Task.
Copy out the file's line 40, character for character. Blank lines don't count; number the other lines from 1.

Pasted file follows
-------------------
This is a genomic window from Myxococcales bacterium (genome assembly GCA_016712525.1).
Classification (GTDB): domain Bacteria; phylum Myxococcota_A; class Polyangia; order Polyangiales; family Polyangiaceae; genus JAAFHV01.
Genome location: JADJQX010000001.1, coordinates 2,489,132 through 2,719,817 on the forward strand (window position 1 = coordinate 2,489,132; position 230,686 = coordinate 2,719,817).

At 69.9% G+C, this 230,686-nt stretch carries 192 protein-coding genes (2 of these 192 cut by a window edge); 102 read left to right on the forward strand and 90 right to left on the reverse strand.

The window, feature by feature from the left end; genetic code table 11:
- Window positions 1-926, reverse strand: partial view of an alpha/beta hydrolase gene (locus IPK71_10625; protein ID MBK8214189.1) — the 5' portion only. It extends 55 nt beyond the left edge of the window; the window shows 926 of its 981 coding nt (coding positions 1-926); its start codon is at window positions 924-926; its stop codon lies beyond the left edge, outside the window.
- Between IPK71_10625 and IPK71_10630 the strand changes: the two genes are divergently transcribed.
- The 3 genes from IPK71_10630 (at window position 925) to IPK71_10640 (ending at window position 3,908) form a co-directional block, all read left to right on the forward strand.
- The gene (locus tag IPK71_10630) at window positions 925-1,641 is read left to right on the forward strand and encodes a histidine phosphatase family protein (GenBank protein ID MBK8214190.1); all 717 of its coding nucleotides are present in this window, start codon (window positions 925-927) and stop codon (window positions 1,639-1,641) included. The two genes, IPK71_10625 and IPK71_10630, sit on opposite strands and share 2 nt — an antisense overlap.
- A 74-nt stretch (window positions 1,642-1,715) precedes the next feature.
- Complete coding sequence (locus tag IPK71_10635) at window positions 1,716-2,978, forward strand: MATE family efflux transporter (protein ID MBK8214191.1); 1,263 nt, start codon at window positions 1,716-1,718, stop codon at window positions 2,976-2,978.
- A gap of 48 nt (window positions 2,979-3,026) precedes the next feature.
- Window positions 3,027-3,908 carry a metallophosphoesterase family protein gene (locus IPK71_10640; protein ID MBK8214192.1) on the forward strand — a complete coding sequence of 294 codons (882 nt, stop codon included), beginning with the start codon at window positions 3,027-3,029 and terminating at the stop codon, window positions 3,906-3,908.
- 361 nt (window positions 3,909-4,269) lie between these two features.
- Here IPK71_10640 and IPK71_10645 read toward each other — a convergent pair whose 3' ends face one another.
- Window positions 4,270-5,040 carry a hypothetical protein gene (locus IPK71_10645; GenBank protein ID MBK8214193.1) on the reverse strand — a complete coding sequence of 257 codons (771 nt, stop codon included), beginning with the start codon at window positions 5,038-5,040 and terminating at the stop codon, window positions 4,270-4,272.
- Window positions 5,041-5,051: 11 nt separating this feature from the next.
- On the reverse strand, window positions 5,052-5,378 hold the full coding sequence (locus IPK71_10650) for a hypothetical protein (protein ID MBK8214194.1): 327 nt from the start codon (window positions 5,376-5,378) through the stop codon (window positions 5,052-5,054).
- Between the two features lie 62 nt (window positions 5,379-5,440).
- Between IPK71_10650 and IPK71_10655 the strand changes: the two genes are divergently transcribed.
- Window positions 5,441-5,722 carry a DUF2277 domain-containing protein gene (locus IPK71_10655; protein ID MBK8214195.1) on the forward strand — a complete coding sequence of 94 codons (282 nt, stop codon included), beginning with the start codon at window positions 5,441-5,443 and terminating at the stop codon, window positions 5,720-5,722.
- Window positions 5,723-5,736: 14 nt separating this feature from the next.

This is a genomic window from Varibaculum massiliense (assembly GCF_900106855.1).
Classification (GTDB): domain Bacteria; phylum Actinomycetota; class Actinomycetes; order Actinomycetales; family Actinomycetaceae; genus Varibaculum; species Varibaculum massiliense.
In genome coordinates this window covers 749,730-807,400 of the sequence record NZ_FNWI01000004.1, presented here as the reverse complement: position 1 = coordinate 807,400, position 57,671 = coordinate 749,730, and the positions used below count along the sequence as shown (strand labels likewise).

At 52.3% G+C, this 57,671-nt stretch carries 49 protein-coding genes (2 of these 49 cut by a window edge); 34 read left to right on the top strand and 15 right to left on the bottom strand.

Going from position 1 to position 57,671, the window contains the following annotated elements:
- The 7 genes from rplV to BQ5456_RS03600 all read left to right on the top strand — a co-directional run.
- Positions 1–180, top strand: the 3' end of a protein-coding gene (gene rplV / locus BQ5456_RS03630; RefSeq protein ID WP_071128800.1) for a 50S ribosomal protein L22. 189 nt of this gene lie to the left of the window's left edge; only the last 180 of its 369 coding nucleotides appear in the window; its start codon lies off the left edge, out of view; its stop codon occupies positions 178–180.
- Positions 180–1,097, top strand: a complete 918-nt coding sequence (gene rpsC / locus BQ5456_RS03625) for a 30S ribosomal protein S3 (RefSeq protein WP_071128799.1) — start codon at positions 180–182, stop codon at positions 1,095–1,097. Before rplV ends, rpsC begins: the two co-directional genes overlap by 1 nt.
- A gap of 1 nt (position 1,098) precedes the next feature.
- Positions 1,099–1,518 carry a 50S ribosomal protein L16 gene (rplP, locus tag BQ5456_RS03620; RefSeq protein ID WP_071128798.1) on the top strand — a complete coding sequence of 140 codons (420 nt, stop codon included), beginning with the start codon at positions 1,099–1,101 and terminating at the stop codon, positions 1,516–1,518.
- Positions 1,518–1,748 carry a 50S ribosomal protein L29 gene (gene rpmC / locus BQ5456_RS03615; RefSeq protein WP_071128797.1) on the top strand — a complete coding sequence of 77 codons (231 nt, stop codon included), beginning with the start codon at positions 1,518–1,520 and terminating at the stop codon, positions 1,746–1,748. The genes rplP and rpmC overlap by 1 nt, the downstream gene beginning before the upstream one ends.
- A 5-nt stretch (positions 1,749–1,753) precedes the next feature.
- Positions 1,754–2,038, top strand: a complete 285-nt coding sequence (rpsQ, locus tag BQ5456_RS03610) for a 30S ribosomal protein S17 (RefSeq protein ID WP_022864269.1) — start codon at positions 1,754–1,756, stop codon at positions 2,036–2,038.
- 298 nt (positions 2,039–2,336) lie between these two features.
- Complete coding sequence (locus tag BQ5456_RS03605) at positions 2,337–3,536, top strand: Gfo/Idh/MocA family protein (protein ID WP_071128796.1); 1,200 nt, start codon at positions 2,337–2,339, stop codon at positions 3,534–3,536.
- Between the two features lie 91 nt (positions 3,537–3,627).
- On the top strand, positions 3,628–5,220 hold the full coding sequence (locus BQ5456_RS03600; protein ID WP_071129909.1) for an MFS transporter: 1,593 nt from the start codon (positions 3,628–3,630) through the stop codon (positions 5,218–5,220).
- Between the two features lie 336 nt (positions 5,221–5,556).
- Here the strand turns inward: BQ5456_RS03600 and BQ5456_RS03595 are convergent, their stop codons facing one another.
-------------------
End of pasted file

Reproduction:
- Between the two features lie 336 nt (positions 5,221–5,556).